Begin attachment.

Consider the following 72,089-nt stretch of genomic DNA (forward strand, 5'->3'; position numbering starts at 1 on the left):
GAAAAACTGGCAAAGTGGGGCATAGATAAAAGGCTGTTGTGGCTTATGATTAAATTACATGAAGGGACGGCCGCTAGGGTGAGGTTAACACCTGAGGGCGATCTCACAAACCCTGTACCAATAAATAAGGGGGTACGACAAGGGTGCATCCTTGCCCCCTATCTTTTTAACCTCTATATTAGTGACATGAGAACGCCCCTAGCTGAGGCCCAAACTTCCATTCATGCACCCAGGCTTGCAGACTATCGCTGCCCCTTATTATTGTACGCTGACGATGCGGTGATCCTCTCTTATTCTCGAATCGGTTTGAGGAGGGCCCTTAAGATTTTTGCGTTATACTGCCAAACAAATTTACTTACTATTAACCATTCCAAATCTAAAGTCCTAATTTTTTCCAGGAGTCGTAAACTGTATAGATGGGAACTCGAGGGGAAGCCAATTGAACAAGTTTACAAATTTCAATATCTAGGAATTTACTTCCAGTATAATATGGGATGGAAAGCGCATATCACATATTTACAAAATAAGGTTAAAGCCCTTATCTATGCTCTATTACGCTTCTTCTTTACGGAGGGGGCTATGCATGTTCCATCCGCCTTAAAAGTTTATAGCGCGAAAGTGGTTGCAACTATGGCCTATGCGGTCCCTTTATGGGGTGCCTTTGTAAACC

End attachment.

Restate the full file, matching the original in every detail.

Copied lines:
Consider the following 72,089-nt stretch of genomic DNA (forward strand, 5'->3'; position numbering starts at 1 on the left):
GAAAAACTGGCAAAGTGGGGCATAGATAAAAGGCTGTTGTGGCTTATGATTAAATTACATGAAGGGACGGCCGCTAGGGTGAGGTTAACACCTGAGGGCGATCTCACAAACCCTGTACCAATAAATAAGGGGGTACGACAAGGGTGCATCCTTGCCCCCTATCTTTTTAACCTCTATATTAGTGACATGAGAACGCCCCTAGCTGAGGCCCAAACTTCCATTCATGCACCCAGGCTTGCAGACTATCGCTGCCCCTTATTATTGTACGCTGACGATGCGGTGATCCTCTCTTATTCTCGAATCGGTTTGAGGAGGGCCCTTAAGATTTTTGCGTTATACTGCCAAACAAATTTACTTACTATTAACCATTCCAAATCTAAAGTCCTAATTTTTTCCAGGAGTCGTAAACTGTATAGATGGGAACTCGAGGGGAAGCCAATTGAACAAGTTTACAAATTTCAATATCTAGGAATTTACTTCCAGTATAATATGGGATGGAAAGCGCATATCACATATTTACAAAATAAGGTTAAAGCCCTTATCTATGCTCTATTACGCTTCTTCTTTACGGAGGGGGCTATGCATGTTCCATCCGCCTTAAAAGTTTATAGCGCGAAAGTGGTTGCAACTATGGCCTATGCGGTCCCTTTATGGGGTGCCTTTGTAAACC